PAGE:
But then, this kind of makes a point in and of itself. That is, if angry rhetoric about America's many misdeeds is off-putting and counterproductive, and the "sophisticated, nuanced" kind of dialogue Mark favors is mostly confined to left-wing journals and read only by academics and liberal snooty-snoots, what actually is effective? And effective is what we need.
What really concerns me personally is that Wright's statements are off-putting in the first place. Think about it for a moment. The US has at least two holocausts on its hands, the Native American genocide, and the African slave trade. Our government has supported abroad a seemingly endless parade or torturous barbaric dictators such as Augusto Pinochet, the Shah of Iran, and Saddam Hussein. Our government blessed the wealthy white adventurers from New York who stole Texas in 1836 by annexing the young republic and going to war with Mexico. There's Jim Crow. There's the drug war. We're the only nation to have ever used nuclear weapons, not just once, but twice. We firebombed civilians in both Germany and Japan. We napalmed civilians in Vietnam. We've tolerated white supremacist groups like the Klan. We deny health care to people who are too poor to have insurance, often the same people turned out of good jobs by centuries of policy that favors the wealthy instead of the people. We torture people in prison. We torture prisoners of war.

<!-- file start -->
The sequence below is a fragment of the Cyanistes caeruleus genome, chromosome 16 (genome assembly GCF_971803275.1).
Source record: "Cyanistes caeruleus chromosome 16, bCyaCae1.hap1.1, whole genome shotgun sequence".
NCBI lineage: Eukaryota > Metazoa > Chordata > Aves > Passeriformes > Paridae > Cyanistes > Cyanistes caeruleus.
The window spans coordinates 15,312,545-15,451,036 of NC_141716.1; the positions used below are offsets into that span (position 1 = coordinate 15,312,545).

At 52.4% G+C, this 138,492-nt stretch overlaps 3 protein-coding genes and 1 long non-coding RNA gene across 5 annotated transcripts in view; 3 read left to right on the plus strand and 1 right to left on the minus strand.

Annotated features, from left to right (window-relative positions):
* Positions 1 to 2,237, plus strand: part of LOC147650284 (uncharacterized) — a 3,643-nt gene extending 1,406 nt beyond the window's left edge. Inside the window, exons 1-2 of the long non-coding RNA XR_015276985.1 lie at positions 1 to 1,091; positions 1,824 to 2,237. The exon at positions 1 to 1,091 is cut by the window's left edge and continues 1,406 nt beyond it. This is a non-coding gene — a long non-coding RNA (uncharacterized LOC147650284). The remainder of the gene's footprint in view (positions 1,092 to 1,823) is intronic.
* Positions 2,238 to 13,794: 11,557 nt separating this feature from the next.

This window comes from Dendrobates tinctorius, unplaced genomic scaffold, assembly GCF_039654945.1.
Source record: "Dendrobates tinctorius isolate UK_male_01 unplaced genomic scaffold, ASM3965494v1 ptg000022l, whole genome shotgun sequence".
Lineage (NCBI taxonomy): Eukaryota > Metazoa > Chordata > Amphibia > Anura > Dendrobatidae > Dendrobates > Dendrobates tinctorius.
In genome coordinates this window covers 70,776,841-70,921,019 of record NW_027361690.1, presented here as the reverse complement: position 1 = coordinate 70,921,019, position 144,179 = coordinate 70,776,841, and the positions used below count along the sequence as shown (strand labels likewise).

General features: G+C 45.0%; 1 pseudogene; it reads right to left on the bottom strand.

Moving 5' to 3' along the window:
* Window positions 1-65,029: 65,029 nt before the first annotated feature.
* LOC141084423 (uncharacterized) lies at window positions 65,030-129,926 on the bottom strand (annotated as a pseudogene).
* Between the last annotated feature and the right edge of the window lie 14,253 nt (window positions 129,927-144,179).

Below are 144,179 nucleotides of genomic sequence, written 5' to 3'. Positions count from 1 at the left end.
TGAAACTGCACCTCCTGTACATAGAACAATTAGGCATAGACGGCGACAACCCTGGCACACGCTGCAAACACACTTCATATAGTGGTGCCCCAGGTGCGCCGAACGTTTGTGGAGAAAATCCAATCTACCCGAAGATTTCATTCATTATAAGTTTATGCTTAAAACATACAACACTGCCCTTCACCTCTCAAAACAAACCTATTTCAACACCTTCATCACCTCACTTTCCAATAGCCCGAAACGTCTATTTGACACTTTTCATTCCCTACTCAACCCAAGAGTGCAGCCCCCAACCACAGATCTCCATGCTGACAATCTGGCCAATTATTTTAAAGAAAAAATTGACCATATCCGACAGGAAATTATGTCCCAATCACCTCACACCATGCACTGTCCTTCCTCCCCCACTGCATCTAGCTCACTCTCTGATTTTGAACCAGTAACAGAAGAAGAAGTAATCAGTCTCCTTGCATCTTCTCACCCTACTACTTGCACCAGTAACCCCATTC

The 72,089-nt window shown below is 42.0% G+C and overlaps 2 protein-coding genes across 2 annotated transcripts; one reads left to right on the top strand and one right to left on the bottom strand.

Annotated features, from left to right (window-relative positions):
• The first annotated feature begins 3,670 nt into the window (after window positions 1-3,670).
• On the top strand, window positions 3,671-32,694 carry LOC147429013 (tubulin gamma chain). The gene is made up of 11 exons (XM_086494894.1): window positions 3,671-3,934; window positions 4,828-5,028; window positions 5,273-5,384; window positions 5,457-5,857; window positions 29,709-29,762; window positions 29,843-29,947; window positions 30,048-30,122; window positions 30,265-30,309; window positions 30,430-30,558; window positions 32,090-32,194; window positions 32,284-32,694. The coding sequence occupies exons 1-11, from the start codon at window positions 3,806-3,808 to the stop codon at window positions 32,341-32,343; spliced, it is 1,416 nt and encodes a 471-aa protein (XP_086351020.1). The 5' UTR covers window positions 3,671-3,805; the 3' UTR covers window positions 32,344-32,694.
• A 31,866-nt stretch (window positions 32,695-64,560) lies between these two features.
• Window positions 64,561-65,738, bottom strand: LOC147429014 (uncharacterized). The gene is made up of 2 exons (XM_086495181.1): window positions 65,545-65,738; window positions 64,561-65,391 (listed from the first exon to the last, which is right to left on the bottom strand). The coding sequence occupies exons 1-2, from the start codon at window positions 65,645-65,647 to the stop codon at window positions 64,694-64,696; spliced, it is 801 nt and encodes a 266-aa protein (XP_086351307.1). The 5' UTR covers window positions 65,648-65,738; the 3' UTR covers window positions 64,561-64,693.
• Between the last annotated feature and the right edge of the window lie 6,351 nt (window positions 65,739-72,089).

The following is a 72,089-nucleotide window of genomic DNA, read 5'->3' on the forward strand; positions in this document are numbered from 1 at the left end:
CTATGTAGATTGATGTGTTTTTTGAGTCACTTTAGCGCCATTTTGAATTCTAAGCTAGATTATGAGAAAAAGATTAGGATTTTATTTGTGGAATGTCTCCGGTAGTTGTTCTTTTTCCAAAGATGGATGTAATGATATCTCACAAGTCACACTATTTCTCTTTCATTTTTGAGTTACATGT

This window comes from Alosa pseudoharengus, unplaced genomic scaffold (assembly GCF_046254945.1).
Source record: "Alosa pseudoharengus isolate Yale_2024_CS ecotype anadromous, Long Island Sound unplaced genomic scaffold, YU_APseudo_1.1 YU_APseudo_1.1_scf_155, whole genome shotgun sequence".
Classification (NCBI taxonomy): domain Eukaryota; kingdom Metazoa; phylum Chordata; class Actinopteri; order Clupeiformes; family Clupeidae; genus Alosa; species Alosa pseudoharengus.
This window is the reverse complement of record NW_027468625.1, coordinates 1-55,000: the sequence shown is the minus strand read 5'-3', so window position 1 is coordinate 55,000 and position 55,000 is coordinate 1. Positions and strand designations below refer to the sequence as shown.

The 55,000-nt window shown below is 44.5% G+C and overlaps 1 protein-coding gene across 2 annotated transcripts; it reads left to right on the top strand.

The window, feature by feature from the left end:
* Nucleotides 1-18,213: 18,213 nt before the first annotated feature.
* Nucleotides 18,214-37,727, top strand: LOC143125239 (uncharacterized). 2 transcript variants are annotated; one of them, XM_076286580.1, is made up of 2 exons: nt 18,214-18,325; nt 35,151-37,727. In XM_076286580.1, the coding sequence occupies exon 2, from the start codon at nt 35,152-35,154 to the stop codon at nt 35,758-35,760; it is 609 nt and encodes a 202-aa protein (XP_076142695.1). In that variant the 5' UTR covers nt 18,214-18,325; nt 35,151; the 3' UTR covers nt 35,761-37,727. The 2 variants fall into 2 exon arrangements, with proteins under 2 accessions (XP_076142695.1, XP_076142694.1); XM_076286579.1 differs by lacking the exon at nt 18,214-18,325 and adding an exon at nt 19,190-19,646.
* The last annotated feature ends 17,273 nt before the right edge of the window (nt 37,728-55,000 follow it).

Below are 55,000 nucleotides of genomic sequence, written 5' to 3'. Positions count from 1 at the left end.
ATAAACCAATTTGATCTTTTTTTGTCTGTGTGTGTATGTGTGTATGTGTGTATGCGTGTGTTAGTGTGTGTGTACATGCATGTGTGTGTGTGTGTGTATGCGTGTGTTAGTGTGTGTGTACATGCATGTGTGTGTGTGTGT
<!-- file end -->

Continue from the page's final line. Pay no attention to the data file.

I'm sure you get the idea. The US has performed, and continues to perform, heinously immoral acts upon innocent victims. We, as a people, are in deep, deep denial about this. "God damn America" is a rather mild rebuke. In school we are taught how great our country is. The mainstream news media attack Obama for not endorsing such "greatness" by wearing his American flag arm band. The reason Wright's remarks are off-putting is because Americans, as they say, "can't handle the truth."
What I want to know is how Obama, or any politician, can unite us, can change us for the better, can move us into a "post-race" era, when it is controversial to actually reference what the problems are.
On the other hand, Matt has very reasonable fears about my demand for change right now. Nobody should worry about this, at least as far as my being a revolutionary is concerned: I just finished reading Orwell's Animal Farm for the first time, and it strongly reinforced my misgivings about actual revolution. Suffice it to say, I do not support any immediate social change. When I say "right now," I mean that I would be happy just to see the ball rolling in terms of American culture. That is to say, I don't think political change is possible without a preceding change in attitudes. You must have a large majority of the population united before taking on the elite powers who actually run the country.